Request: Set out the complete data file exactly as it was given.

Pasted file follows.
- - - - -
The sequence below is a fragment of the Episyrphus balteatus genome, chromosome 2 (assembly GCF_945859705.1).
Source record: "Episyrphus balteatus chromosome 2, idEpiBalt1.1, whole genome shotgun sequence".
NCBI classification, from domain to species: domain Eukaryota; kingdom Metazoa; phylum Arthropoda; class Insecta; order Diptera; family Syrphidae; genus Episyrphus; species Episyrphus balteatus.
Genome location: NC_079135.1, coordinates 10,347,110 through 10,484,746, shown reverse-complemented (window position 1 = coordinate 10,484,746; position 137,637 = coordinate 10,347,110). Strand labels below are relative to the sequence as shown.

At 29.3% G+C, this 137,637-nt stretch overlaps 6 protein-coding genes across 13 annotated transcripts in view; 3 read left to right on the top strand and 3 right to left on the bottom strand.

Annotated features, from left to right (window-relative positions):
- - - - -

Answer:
The sequence below is a fragment of the Episyrphus balteatus genome, chromosome 2 (assembly GCF_945859705.1).
Source record: "Episyrphus balteatus chromosome 2, idEpiBalt1.1, whole genome shotgun sequence".
NCBI classification, from domain to species: domain Eukaryota; kingdom Metazoa; phylum Arthropoda; class Insecta; order Diptera; family Syrphidae; genus Episyrphus; species Episyrphus balteatus.
Genome location: NC_079135.1, coordinates 10,347,110 through 10,484,746, shown reverse-complemented (window position 1 = coordinate 10,484,746; position 137,637 = coordinate 10,347,110). Strand labels below are relative to the sequence as shown.

At 29.3% G+C, this 137,637-nt stretch overlaps 6 protein-coding genes across 13 annotated transcripts in view; 3 read left to right on the top strand and 3 right to left on the bottom strand.

Annotated features, from left to right (window-relative positions):